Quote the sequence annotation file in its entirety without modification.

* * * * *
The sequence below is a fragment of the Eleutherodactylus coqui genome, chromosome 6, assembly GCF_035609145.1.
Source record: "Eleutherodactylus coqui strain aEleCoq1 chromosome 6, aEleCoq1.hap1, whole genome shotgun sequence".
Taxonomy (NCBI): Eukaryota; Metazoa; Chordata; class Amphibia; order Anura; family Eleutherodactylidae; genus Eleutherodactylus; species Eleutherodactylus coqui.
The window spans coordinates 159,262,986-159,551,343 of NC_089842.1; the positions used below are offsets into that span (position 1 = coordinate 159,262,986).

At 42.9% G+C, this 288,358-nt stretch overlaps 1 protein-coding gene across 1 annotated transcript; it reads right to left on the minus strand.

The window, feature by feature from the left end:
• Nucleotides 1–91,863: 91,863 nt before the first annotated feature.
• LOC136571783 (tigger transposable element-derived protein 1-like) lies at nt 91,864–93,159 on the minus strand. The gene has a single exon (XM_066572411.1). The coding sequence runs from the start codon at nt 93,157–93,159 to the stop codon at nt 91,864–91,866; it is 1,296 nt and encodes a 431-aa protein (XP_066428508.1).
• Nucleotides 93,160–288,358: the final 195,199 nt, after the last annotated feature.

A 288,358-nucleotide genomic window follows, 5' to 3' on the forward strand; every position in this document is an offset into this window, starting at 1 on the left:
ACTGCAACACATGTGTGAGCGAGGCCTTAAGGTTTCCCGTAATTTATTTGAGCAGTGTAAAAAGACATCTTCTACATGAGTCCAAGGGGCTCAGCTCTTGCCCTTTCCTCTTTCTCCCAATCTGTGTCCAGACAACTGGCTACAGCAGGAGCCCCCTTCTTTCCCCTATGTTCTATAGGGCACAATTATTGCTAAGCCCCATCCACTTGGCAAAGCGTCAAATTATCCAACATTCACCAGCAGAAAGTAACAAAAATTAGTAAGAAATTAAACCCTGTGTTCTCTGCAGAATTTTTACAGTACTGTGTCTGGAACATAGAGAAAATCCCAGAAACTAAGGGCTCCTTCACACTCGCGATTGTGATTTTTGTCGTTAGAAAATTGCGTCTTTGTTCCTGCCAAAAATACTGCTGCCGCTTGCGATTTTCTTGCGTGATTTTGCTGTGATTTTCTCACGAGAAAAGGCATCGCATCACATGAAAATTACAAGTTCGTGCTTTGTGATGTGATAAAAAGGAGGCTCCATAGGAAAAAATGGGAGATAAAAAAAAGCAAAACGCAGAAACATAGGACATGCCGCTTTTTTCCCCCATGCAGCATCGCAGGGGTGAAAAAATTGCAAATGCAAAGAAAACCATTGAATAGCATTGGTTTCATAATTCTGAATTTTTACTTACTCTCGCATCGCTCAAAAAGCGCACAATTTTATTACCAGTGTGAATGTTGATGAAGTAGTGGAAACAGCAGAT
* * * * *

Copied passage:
The sequence below is a fragment of the Eleutherodactylus coqui genome, chromosome 6, assembly GCF_035609145.1.
Source record: "Eleutherodactylus coqui strain aEleCoq1 chromosome 6, aEleCoq1.hap1, whole genome shotgun sequence".
Taxonomy (NCBI): Eukaryota; Metazoa; Chordata; class Amphibia; order Anura; family Eleutherodactylidae; genus Eleutherodactylus; species Eleutherodactylus coqui.
The window spans coordinates 159,262,986-159,551,343 of NC_089842.1; the positions used below are offsets into that span (position 1 = coordinate 159,262,986).

At 42.9% G+C, this 288,358-nt stretch overlaps 1 protein-coding gene across 1 annotated transcript; it reads right to left on the minus strand.

The window, feature by feature from the left end:
• Nucleotides 1–91,863: 91,863 nt before the first annotated feature.
• LOC136571783 (tigger transposable element-derived protein 1-like) lies at nt 91,864–93,159 on the minus strand. The gene has a single exon (XM_066572411.1). The coding sequence runs from the start codon at nt 93,157–93,159 to the stop codon at nt 91,864–91,866; it is 1,296 nt and encodes a 431-aa protein (XP_066428508.1).
• Nucleotides 93,160–288,358: the final 195,199 nt, after the last annotated feature.

A 288,358-nucleotide genomic window follows, 5' to 3' on the forward strand; every position in this document is an offset into this window, starting at 1 on the left:
ACTGCAACACATGTGTGAGCGAGGCCTTAAGGTTTCCCGTAATTTATTTGAGCAGTGTAAAAAGACATCTTCTACATGAGTCCAAGGGGCTCAGCTCTTGCCCTTTCCTCTTTCTCCCAATCTGTGTCCAGACAACTGGCTACAGCAGGAGCCCCCTTCTTTCCCCTATGTTCTATAGGGCACAATTATTGCTAAGCCCCATCCACTTGGCAAAGCGTCAAATTATCCAACATTCACCAGCAGAAAGTAACAAAAATTAGTAAGAAATTAAACCCTGTGTTCTCTGCAGAATTTTTACAGTACTGTGTCTGGAACATAGAGAAAATCCCAGAAACTAAGGGCTCCTTCACACTCGCGATTGTGATTTTTGTCGTTAGAAAATTGCGTCTTTGTTCCTGCCAAAAATACTGCTGCCGCTTGCGATTTTCTTGCGTGATTTTGCTGTGATTTTCTCACGAGAAAAGGCATCGCATCACATGAAAATTACAAGTTCGTGCTTTGTGATGTGATAAAAAGGAGGCTCCATAGGAAAAAATGGGAGATAAAAAAAAGCAAAACGCAGAAACATAGGACATGCCGCTTTTTTCCCCCATGCAGCATCGCAGGGGTGAAAAAATTGCAAATGCAAAGAAAACCATTGAATAGCATTGGTTTCATAATTCTGAATTTTTACTTACTCTCGCATCGCTCAAAAAGCGCACAATTTTATTACCAGTGTGAATGTTGATGAAGTAGTGGAAACAGCAGAT